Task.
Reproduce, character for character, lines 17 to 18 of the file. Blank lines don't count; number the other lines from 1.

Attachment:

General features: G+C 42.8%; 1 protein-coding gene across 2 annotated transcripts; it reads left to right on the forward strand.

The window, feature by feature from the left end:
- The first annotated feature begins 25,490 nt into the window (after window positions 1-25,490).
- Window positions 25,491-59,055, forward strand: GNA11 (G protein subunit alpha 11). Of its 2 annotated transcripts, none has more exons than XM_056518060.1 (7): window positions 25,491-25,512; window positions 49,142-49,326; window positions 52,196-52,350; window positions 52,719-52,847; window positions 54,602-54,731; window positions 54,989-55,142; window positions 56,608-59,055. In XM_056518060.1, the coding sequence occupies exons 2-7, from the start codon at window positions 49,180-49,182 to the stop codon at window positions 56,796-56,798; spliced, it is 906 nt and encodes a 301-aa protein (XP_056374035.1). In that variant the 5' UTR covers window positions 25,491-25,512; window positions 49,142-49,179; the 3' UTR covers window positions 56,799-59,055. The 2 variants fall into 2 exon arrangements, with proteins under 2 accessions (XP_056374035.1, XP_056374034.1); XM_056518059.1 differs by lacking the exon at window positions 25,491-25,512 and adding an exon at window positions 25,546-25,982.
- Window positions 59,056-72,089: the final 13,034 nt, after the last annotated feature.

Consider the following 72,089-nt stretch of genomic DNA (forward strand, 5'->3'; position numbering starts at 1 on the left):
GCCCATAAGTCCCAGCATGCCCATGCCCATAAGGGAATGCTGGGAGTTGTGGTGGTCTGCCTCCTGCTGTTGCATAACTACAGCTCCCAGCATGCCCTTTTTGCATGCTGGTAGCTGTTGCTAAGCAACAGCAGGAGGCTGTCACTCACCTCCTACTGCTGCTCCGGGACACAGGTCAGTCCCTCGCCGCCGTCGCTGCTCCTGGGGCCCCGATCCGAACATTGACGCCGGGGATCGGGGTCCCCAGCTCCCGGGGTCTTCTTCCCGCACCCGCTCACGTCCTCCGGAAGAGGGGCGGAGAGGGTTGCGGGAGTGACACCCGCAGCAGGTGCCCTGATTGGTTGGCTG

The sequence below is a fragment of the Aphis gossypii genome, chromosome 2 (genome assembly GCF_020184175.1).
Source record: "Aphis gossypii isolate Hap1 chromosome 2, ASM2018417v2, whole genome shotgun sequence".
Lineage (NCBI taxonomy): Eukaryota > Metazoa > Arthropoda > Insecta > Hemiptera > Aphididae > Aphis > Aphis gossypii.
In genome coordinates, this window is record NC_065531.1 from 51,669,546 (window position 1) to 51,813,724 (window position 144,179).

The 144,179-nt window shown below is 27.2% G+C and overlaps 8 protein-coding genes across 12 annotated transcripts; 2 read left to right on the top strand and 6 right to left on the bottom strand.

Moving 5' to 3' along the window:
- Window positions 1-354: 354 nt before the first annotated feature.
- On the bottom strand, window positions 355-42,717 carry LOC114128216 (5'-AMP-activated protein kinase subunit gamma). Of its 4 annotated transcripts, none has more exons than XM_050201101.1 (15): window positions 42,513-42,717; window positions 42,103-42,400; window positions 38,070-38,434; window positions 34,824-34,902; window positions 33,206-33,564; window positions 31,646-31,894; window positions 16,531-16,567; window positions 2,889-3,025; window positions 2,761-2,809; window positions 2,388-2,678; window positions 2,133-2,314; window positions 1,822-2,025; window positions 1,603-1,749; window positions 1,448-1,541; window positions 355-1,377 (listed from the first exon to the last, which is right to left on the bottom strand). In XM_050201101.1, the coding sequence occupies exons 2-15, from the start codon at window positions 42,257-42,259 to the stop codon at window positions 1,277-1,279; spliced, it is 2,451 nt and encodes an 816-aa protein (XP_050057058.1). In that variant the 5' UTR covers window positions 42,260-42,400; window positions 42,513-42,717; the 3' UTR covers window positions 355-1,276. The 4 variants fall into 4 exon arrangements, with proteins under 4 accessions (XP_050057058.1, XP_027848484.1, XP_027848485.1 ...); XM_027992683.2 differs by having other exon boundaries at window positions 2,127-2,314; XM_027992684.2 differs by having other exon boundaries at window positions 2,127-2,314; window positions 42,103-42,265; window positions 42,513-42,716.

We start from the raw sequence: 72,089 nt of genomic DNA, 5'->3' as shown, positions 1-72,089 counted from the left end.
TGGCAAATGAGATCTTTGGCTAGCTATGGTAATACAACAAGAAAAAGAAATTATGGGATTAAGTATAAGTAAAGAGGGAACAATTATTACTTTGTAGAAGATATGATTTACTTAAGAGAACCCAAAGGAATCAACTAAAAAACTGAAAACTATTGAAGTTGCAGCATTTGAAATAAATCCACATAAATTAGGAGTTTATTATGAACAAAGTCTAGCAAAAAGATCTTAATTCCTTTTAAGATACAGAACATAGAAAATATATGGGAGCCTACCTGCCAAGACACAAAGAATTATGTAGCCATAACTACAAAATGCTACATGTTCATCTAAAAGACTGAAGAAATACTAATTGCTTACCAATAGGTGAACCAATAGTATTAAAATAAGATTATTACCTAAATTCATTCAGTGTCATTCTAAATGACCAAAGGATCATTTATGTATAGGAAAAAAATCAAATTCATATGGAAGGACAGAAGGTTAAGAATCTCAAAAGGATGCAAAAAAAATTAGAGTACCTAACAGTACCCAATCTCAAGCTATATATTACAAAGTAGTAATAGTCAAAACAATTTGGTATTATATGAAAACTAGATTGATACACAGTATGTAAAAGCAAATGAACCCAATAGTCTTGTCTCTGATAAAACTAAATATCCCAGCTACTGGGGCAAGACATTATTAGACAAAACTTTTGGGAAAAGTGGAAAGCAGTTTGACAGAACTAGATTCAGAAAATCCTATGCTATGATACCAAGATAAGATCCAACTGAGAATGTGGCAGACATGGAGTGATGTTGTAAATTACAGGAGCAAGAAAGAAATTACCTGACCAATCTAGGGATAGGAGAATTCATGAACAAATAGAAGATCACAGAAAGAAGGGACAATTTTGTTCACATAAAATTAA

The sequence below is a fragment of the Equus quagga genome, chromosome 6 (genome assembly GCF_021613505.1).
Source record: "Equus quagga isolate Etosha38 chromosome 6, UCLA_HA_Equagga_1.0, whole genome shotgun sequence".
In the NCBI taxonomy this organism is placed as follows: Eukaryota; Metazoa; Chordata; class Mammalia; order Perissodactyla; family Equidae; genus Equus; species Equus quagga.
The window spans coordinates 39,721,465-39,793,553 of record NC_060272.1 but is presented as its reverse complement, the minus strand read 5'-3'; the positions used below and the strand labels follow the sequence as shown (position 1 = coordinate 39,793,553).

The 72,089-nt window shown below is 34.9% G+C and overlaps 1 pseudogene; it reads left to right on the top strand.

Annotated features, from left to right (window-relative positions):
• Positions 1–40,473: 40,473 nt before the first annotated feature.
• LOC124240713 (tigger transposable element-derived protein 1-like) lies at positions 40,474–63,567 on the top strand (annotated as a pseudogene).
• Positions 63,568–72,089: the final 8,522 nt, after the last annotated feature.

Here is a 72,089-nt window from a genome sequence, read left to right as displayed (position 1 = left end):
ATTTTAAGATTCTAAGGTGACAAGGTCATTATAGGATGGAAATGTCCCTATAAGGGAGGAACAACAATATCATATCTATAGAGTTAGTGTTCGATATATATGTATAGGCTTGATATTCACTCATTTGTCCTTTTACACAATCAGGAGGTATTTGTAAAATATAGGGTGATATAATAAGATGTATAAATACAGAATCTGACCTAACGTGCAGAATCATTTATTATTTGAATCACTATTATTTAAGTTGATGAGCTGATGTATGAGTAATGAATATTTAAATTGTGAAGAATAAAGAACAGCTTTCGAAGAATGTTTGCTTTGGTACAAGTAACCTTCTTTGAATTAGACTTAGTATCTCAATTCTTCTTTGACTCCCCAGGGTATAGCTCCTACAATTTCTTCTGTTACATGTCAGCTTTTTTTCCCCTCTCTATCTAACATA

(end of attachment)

TGGCAAATGAGATCTTTGGCTAGCTATGGTAATACAACAAGAAAAAGAAATTATGGGATTAAGTATAAGTAAAGAGGGAACAATTATTACTTTGTAGAAGATATGATTTACTTAAGAGAACCCAAAGGAATCAACTAAAAAACTGAAAACTATTGAAGTTGCAGCATTTGAAATAAATCCACATAAATTAGGAGTTTATTATGAACAAAGTCTAGCAAAAAGATCTTAATTCCTTTTAAGATACAGAACATAGAAAATATATGGGAGCCTACCTGCCAAGACACAAAGAATTATGTAGCCATAACTACAAAATGCTACATGTTCATCTAAAAGACTGAAGAAATACTAATTGCTTACCAATAGGTGAACCAATAGTATTAAAATAAGATTATTACCTAAATTCATTCAGTGTCATTCTAAATGACCAAAGGATCATTTATGTATAGGAAAAAAATCAAATTCATATGGAAGGACAGAAGGTTAAGAATCTCAAAAGGATGCAAAAAAAATTAGAGTACCTAACAGTACCCAATCTCAAGCTATATATTACAAAGTAGTAATAGTCAAAACAATTTGGTATTATATGAAAACTAGATTGATACACAGTATGTAAAAGCAAATGAACCCAATAGTCTTGTCTCTGATAAAACTAAATATCCCAGCTACTGGGGCAAGACATTATTAGACAAAACTTTTGGGAAAAGTGGAAAGCAGTTTGACAGAACTAGATTCAGAAAATCCTATGCTATGATACCAAGATAAGATCCAACTGAGAATGTGGCAGACATGGAGTGATGTTGTAAATTACAGGAGCAAGAAAGAAATTACCTGACCAATCTAGGGATAGGAGAATTCATGAACAAATAGAAGATCACAGAAAGAAGGGACAATTTTGTTCACATAAAATTAA

The sequence below is a fragment of the Equus quagga genome, chromosome 6 (genome assembly GCF_021613505.1).